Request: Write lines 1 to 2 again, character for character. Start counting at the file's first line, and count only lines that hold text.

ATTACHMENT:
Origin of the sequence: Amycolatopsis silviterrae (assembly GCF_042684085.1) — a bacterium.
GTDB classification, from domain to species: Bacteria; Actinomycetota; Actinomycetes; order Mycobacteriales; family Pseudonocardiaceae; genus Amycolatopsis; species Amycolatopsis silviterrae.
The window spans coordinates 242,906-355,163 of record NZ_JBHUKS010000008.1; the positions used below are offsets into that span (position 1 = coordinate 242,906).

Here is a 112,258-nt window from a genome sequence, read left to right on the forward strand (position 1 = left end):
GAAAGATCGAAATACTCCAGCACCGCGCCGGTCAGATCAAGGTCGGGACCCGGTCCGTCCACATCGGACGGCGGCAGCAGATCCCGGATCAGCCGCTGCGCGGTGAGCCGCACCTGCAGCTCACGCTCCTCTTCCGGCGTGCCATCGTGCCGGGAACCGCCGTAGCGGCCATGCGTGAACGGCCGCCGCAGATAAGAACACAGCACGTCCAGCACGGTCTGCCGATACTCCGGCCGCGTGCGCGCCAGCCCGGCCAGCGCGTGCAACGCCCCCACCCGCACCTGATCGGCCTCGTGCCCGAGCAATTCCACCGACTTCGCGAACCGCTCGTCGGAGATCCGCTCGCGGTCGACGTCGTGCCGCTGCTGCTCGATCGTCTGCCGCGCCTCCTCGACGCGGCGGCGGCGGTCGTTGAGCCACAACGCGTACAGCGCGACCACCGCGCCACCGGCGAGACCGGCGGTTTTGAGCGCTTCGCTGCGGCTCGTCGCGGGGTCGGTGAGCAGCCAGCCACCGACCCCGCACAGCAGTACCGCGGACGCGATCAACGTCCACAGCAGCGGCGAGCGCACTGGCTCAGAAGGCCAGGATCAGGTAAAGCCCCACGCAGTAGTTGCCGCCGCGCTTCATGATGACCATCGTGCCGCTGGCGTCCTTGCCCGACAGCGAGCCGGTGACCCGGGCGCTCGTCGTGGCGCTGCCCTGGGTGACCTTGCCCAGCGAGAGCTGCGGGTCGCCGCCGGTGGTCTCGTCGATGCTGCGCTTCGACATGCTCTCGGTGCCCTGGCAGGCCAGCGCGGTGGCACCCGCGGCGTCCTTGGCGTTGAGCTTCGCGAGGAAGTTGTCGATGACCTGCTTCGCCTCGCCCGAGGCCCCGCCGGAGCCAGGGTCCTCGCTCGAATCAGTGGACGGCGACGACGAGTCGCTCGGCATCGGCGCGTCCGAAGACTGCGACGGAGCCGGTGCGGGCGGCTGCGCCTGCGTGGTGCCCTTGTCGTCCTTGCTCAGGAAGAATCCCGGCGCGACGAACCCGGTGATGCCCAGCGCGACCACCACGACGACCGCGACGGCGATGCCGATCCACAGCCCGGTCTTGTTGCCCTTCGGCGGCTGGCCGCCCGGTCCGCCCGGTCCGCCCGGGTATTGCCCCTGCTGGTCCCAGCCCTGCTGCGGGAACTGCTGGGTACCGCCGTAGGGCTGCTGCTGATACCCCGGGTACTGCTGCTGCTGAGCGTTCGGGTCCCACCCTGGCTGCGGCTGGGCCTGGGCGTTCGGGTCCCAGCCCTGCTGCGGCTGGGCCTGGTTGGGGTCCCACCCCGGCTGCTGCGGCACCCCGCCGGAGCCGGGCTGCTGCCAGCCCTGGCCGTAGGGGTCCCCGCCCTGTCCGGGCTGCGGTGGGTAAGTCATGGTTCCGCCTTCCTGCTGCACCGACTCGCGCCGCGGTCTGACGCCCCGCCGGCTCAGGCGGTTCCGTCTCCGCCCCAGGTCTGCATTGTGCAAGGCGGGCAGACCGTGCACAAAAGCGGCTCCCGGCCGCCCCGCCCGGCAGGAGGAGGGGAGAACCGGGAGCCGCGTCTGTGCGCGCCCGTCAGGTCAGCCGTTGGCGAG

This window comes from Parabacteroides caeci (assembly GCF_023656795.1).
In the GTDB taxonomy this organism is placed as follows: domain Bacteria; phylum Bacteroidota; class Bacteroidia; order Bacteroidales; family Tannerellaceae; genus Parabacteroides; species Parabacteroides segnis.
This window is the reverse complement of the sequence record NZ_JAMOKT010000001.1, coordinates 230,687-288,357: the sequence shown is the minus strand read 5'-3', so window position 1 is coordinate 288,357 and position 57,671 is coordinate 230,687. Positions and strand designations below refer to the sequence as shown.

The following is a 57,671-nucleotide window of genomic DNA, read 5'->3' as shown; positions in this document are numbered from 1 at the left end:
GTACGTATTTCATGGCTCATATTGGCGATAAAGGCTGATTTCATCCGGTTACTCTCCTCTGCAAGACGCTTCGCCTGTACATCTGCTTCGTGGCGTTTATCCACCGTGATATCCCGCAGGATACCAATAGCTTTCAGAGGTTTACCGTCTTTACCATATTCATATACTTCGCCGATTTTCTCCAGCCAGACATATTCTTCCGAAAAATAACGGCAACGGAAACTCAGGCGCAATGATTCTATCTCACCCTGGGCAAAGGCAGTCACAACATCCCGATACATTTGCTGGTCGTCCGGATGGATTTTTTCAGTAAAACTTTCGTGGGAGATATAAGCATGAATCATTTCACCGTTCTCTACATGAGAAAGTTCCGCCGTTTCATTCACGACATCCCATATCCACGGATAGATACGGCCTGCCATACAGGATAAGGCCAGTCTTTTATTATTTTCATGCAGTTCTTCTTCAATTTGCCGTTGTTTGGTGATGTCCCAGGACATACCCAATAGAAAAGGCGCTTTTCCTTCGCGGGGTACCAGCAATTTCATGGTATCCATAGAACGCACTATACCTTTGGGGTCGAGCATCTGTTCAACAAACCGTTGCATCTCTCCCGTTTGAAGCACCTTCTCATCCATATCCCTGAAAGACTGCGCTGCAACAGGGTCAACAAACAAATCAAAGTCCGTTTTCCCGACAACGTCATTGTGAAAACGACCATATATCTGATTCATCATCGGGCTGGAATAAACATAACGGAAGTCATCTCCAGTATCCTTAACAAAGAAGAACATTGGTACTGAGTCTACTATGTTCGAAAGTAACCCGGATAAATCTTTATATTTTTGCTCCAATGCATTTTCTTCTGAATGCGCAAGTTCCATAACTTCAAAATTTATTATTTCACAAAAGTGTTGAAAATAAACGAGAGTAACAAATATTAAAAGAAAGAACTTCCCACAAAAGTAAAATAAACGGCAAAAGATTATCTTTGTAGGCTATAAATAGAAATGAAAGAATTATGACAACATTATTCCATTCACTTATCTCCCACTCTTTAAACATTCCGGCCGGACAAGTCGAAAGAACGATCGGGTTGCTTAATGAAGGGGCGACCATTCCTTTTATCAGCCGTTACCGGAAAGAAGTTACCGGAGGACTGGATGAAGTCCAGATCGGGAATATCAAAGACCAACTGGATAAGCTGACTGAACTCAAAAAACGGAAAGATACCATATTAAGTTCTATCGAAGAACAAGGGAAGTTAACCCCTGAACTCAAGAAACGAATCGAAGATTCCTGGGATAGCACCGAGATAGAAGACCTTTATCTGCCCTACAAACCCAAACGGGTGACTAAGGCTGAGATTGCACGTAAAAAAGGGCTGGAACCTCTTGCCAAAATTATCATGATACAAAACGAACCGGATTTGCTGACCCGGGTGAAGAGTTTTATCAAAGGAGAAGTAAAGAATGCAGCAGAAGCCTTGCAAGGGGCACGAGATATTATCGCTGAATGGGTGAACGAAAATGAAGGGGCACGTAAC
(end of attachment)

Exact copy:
Origin of the sequence: Amycolatopsis silviterrae (assembly GCF_042684085.1) — a bacterium.
GTDB classification, from domain to species: Bacteria; Actinomycetota; Actinomycetes; order Mycobacteriales; family Pseudonocardiaceae; genus Amycolatopsis; species Amycolatopsis silviterrae.